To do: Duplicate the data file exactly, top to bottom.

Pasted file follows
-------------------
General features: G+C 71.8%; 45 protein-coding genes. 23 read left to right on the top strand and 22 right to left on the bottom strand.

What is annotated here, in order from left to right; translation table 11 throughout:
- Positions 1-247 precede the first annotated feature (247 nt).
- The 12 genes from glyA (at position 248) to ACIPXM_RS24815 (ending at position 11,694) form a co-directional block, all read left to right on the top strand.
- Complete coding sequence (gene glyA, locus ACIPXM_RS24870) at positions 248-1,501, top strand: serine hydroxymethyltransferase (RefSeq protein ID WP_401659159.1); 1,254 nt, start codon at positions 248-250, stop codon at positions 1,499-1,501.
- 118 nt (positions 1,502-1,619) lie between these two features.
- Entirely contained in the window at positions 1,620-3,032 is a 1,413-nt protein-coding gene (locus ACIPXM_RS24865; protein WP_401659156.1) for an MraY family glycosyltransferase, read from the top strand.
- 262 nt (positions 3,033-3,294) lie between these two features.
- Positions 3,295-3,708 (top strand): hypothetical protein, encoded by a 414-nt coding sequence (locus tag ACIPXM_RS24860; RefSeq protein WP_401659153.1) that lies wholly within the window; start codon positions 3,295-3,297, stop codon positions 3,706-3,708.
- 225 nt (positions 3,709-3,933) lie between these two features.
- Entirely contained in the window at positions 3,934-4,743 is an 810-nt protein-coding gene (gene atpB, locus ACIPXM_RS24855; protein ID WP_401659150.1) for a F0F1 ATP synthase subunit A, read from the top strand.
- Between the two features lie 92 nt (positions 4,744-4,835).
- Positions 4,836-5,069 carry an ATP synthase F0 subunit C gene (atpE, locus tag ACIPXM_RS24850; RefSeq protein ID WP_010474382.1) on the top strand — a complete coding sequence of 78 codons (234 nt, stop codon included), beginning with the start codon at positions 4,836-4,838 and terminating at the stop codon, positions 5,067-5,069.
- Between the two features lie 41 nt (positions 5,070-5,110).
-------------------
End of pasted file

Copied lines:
General features: G+C 71.8%; 45 protein-coding genes. 23 read left to right on the top strand and 22 right to left on the bottom strand.

What is annotated here, in order from left to right; translation table 11 throughout:
- Positions 1-247 precede the first annotated feature (247 nt).
- The 12 genes from glyA (at position 248) to ACIPXM_RS24815 (ending at position 11,694) form a co-directional block, all read left to right on the top strand.
- Complete coding sequence (gene glyA, locus ACIPXM_RS24870) at positions 248-1,501, top strand: serine hydroxymethyltransferase (RefSeq protein ID WP_401659159.1); 1,254 nt, start codon at positions 248-250, stop codon at positions 1,499-1,501.
- 118 nt (positions 1,502-1,619) lie between these two features.
- Entirely contained in the window at positions 1,620-3,032 is a 1,413-nt protein-coding gene (locus ACIPXM_RS24865; protein WP_401659156.1) for an MraY family glycosyltransferase, read from the top strand.
- 262 nt (positions 3,033-3,294) lie between these two features.
- Positions 3,295-3,708 (top strand): hypothetical protein, encoded by a 414-nt coding sequence (locus tag ACIPXM_RS24860; RefSeq protein WP_401659153.1) that lies wholly within the window; start codon positions 3,295-3,297, stop codon positions 3,706-3,708.
- 225 nt (positions 3,709-3,933) lie between these two features.
- Entirely contained in the window at positions 3,934-4,743 is an 810-nt protein-coding gene (gene atpB, locus ACIPXM_RS24855; protein ID WP_401659150.1) for a F0F1 ATP synthase subunit A, read from the top strand.
- Between the two features lie 92 nt (positions 4,744-4,835).
- Positions 4,836-5,069 carry an ATP synthase F0 subunit C gene (atpE, locus tag ACIPXM_RS24850; RefSeq protein ID WP_010474382.1) on the top strand — a complete coding sequence of 78 codons (234 nt, stop codon included), beginning with the start codon at positions 4,836-4,838 and terminating at the stop codon, positions 5,067-5,069.
- Between the two features lie 41 nt (positions 5,070-5,110).